A lot of Americans have an unfortunate bias against having medical procedures done in Mexico, but if you do your research you can get outstanding treatment at a substantial savings compared to the US. In Mexico I stayed at a beautiful, modern, very safe, full service hospital, had a top-notch surgeon (who was far more experienced and qualified in the sleeve gastrectomy procedure than most US bariatric surgeons are), and had outstanding service (the surgical team were all fluent in English and most nurses had a good working knowledge of English). I had a large, private, very comfortable room, and a wonderful nurse outside my door who checked up on me all the time to make sure I was OK. I had at least 2 visits from the surgeon's team each day I was hospitalized (good luck getting that in a US hospital!) and I got to stay for 3 full days to recover (in the US most hospitals send you home the day after surgery, which is way too fast for major surgery). No complications at all and the doctors did multiple tests to ensure there were no leaks or other medical problems. I also got to stock up on some meds (acid reflux pills) there that were far less expensive than they cost in the US. I would do the surgery again in a heartbeat. I probably will need some plastic surgery once I am done losing weight and will go back to Mexico for that surgery too.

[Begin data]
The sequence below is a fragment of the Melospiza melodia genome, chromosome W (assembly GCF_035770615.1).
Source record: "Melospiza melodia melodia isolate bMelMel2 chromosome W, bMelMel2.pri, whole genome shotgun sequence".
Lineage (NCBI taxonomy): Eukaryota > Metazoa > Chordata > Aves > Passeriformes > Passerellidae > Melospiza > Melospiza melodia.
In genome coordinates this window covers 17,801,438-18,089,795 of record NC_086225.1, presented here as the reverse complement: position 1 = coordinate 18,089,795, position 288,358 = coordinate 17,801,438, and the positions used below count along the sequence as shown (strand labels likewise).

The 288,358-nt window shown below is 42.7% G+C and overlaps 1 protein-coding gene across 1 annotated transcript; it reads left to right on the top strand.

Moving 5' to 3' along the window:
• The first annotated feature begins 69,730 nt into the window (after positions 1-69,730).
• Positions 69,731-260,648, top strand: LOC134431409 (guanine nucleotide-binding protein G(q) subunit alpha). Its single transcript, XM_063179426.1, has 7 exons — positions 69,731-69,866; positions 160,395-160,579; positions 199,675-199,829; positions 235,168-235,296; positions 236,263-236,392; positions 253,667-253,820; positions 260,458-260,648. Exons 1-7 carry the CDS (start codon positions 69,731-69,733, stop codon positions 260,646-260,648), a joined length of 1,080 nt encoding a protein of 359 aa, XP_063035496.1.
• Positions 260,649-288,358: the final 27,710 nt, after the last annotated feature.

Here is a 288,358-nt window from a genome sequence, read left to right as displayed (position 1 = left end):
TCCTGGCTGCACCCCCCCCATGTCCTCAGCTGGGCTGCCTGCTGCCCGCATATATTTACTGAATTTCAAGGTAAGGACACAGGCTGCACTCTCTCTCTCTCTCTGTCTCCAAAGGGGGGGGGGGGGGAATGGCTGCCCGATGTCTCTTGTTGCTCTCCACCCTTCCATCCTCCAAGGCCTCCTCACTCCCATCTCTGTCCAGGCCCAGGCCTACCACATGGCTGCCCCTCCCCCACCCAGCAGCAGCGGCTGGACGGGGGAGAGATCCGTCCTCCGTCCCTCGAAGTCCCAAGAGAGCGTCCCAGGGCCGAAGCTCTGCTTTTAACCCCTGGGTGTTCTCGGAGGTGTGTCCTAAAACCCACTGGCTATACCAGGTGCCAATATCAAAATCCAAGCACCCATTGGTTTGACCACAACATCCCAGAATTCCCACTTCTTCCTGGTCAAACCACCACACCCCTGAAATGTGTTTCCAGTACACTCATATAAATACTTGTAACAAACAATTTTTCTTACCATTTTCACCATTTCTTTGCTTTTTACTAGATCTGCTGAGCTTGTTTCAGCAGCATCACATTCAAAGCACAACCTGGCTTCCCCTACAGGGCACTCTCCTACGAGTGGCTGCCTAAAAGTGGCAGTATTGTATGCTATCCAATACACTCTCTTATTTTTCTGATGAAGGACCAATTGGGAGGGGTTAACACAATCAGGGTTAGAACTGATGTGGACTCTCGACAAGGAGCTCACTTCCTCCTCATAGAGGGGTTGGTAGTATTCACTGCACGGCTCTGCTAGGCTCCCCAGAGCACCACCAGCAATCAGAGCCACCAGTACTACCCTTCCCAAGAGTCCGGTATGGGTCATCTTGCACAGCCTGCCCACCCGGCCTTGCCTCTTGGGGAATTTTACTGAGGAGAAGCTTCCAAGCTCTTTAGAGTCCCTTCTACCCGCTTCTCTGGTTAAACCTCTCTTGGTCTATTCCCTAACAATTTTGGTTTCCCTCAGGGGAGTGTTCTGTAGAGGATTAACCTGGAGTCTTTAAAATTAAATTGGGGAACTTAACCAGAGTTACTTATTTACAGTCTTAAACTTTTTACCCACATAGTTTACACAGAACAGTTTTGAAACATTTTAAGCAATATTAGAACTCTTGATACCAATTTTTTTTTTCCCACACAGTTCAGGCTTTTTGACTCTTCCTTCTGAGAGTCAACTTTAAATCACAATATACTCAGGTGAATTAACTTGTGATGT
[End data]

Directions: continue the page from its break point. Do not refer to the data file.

Yes, there are some bad surgeons in Mexico - as in the US and elsewhere - so do your homework, but medical tourism in Mexico is huge business and for a good reason.

      July 29, 2011 at 17:04 | Report abuse |
  16. cheryl

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    July 29, 2011 at 16:29 | Report abuse | Reply
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  17. jessicaber

    Yeah, that has happened to me to in Mexico.

    July 29, 2011 at 16:52 | Report abuse | Reply
  18. aubrie

    I have a band and I lost 68% of my weight.... If I enjoyed exercise more, I know I would have lost more... Arthritis makes it uncomfortable... I'm happy with my results.... Always puzzled by the bad marks they give the band.....

    July 29, 2011 at 17:33 | Report abuse | Reply
    • XtraMedium

      Just wait until you have to have that band replace because it will wear out. They are not made to last forever.

      July 29, 2011 at 18:04 | Report abuse |
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  21. jessicaber

    I hear that honey can help you lose weight.

    July 29, 2011 at 19:57 | Report abuse | Reply
    • Jaqueline